Is anybody else feeling a little, for lack of a better term, stupid these days? I’ve been trying to decipher who did what to whom regarding Russian influence in the 2016 election, as well as keeping track of FBI personnel that seem to have spent more time figuring out ways to de-throne Donald Trump than they did to catch bad guys. Added to all that is the ongoing Congressional probe into whatever the heck James Comey was up to when he was investigating shenanigans surrounding presidential candidate Hillary Clinton’s use of an outside server while she was U.S. Secretary of State.
Basically, I think at this point I’m totally confused. And I’m guessing I’m not alone. Every day there seem to be more names and more information added to the mix. Documents are released, but they’re never a full set. One, two, three, even twelve hundred key pages, paragraphs, and even punctuation marks are always missing. Is it any wonder something of substance seldom gets done in Washington?
Virtually everyone elected to federal public office, and that includes members of both political parties and independents (no group appears immune), must take a secret class in obfuscation, mystification, and confusion. Actually I think it all has to do with survival. Perhaps it’s perceived as job security if We the People can’t understand what’s going on. The thought may be we’ll just blindly accept what we’re told, continue to return folks to office, and get back to what really concerns us – you know, things like food and jobs and why does my knee hurt all of a sudden.
The mass media is of little help, if any, in the matter. The pundits and talking heads all act is if they know exactly what’s going on. Here’s an observation: They don’t. I’m not even sure the people at the center of all the investigations know which end is up.
Oh, sure, there are some basics that seem pretty cut and dried. The story about those two FBI employees who were trading emails about their next assignation and obvious hatred for candidate and then President Trump is pretty easy to understand. But Comey’s email probe and Russian influence? There are more plot twists, ever-expanding casts of characters, and unpronounceable names than any Robert Ludlum and Fyodor Dostoevsky novels combined.
One part of the news that is definitely easy to keep up with is the vitriol being spouted by loudmouths with any sort of platform. While that’s a widespread practice among many, it’s particularly disconcerting to hear abject hatred and spleen-splitting scorn heaped on those who disagree by individuals and groups who preach tolerance as a rite of membership into their club.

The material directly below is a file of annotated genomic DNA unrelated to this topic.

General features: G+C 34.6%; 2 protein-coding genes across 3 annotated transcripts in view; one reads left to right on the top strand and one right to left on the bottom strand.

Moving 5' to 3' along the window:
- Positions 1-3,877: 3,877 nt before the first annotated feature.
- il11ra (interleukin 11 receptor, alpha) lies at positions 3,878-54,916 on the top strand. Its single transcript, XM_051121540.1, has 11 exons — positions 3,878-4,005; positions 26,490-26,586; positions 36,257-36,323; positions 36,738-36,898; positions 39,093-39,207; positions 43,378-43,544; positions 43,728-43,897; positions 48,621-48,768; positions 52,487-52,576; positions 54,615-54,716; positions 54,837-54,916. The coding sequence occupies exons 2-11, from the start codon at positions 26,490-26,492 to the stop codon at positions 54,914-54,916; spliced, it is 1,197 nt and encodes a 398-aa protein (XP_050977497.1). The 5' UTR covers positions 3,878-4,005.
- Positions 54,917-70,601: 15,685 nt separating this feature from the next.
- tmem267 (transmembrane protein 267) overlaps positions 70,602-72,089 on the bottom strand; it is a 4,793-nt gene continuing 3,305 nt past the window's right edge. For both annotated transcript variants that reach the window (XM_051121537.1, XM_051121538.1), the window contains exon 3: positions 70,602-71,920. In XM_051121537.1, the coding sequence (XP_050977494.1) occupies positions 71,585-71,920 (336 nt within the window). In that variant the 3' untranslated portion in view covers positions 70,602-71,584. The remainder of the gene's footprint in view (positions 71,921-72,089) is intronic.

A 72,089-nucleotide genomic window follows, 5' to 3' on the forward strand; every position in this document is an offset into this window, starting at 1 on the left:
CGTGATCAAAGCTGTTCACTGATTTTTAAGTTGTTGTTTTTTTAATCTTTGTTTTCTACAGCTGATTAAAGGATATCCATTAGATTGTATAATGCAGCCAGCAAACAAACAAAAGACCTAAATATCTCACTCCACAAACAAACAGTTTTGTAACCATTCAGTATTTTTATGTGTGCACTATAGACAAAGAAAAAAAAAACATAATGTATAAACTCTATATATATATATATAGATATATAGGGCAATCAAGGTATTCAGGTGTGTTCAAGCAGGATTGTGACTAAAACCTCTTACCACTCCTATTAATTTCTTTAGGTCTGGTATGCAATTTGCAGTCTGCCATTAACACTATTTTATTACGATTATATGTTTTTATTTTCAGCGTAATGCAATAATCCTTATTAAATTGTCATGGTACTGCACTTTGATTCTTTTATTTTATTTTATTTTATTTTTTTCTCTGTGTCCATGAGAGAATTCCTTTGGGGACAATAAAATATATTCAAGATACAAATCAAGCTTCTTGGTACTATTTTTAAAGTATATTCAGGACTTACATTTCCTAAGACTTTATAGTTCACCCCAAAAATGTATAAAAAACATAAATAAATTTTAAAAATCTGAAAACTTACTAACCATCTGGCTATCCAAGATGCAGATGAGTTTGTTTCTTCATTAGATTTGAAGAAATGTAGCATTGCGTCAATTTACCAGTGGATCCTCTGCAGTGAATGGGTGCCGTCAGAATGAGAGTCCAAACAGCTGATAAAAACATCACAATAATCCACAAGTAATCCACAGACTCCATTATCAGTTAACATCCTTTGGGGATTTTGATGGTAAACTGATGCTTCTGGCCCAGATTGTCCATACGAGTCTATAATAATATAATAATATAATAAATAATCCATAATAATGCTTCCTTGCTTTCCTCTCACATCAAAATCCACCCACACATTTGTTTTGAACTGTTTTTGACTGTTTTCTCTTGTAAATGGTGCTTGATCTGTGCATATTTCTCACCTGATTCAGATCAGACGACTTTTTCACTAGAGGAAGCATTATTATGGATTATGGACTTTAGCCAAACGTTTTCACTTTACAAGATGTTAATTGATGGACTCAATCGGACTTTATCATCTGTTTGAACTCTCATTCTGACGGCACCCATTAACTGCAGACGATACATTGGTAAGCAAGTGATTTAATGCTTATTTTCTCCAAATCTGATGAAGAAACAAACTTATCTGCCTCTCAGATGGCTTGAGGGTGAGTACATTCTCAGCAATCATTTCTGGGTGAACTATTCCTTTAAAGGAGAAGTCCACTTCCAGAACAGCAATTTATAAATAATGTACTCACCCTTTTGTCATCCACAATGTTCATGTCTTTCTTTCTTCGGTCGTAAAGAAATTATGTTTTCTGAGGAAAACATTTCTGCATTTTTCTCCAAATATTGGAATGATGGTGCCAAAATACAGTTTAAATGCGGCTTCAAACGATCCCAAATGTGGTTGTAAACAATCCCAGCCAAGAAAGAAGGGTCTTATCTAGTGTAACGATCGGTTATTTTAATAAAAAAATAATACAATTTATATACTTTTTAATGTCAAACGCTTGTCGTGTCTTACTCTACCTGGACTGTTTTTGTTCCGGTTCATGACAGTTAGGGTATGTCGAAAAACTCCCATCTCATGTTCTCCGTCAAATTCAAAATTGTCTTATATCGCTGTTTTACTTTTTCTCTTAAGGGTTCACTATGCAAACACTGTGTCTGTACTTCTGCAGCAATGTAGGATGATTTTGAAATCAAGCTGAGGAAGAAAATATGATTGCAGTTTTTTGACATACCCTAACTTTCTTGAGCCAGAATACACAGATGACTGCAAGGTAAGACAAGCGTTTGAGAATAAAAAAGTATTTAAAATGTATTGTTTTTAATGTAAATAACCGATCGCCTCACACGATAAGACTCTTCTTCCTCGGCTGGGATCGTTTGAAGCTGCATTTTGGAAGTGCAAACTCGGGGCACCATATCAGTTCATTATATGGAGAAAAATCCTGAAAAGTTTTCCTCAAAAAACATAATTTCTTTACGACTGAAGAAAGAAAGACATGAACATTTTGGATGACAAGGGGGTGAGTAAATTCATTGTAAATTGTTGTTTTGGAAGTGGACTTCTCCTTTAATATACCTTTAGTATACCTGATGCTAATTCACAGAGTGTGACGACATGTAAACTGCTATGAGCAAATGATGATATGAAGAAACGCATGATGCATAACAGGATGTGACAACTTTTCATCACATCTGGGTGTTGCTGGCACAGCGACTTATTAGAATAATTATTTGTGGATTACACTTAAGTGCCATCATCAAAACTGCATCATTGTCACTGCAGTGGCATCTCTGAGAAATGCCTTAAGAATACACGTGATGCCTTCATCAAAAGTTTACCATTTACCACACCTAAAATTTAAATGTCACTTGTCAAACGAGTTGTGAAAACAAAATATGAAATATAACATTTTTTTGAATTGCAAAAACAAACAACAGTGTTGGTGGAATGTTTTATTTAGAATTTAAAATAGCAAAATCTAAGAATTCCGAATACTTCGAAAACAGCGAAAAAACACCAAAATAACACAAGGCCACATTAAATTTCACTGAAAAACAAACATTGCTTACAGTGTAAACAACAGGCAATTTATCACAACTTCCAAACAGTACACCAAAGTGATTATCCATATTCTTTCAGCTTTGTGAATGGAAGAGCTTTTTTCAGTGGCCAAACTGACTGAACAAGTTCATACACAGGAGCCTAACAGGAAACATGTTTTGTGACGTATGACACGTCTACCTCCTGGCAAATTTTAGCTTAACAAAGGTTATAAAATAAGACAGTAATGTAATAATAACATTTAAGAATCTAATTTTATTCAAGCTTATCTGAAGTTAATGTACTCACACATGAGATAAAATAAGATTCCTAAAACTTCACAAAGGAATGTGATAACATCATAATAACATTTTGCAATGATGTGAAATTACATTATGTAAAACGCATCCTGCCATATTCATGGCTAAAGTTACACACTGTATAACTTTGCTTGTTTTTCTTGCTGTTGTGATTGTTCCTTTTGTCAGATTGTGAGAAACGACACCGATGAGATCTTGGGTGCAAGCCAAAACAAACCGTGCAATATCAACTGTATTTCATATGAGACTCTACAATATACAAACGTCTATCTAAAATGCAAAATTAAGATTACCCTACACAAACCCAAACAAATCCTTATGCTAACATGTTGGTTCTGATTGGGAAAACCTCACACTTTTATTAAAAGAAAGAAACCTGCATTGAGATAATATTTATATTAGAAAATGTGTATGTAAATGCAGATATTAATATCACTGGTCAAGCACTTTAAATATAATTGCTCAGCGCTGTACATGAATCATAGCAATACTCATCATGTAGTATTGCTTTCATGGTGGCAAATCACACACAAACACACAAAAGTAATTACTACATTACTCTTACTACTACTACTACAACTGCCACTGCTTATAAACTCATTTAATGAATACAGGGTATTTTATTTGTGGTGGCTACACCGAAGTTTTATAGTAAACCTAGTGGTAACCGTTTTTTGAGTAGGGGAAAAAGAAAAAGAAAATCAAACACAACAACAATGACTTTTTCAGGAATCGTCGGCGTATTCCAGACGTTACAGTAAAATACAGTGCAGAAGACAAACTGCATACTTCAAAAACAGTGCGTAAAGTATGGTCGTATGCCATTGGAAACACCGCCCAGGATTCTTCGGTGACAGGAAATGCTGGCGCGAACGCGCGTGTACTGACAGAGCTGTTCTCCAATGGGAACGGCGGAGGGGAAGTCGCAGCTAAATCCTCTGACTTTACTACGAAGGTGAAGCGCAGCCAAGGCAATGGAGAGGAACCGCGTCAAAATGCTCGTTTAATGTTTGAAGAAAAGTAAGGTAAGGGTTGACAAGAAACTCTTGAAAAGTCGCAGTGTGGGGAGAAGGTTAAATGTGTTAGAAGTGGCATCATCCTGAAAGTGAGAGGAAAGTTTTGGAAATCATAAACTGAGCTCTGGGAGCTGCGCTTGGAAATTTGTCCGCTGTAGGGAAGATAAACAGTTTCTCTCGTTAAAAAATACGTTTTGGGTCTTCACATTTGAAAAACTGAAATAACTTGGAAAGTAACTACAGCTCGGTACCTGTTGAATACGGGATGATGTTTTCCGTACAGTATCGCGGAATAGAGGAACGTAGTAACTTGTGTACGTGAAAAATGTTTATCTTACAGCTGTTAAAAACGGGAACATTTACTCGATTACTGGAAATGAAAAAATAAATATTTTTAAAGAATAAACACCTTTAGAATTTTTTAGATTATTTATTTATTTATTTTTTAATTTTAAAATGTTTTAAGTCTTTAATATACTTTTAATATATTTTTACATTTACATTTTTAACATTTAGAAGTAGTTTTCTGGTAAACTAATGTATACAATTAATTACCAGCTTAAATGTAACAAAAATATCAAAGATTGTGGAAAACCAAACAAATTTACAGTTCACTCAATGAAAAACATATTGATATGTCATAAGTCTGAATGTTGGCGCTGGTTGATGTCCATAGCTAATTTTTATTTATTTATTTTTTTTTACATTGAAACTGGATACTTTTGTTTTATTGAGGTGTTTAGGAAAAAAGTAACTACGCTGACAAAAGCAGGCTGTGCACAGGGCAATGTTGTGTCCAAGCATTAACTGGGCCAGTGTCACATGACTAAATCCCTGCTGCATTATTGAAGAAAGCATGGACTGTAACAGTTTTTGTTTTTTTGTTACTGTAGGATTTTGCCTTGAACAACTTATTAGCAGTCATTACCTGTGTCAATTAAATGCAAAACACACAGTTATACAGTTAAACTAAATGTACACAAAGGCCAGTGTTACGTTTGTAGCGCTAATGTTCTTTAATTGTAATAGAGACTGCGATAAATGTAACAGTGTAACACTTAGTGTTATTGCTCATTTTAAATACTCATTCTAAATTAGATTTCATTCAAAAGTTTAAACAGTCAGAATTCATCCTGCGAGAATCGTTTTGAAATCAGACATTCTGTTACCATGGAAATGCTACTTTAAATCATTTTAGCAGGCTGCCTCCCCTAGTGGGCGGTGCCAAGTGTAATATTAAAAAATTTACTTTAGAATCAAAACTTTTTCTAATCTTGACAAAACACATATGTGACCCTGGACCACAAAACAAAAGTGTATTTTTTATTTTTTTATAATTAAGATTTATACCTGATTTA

If I read the Constitution correctly, we’re all entitled to an opinion. Now, of course, our own personal views are always correct and others’ beliefs are downright idiotic, with the purveyor of opposing ideas not fit to draw breath on this planet. But when violence or the threat of it occurs, that’s a major cause for concern.
But I’ve moved off track. I was talking about feeling a bit unwise. I have to admit that the current state of affairs on the political front may have weakened my brain cells. That perceived lack of knowledge was exacerbated one day this week by my ongoing ineptness regarding the use of a computer. And I believe that has added greatly to my frustration.
It seemed a simple matter. Due to some totally unknown reason – the technician tried to explain, but he was speaking an unfamiliar language – it was necessary to install some new software so I could actually do something on the machine besides stare at that continuously rotating circle on the screen.
I bought the new software, followed the instructions, put in yet another password I’m supposed to remember, and keyed in the activation number.
Nothing happened . . . besides the aforementioned spinning circle.
Three hours and $250 later, I now have a working version of Microsoft plus a guarantee that if anything goes wrong, it’ll be fixed. I was also invited to call them monthly for updates and other items of interest. Even after spending all that time on the phone with two nice gentlemen with just a hint of an accent, I could not describe to you one single thing they told me that made any sense whatsoever.
As with Congress, it’s just much simpler to let those folks go about their business and fork over the money. It may be stupid to do so, but perhaps that’s the wisest course of action.
©MMXVIII. William J. Lewis, III Freelance Writer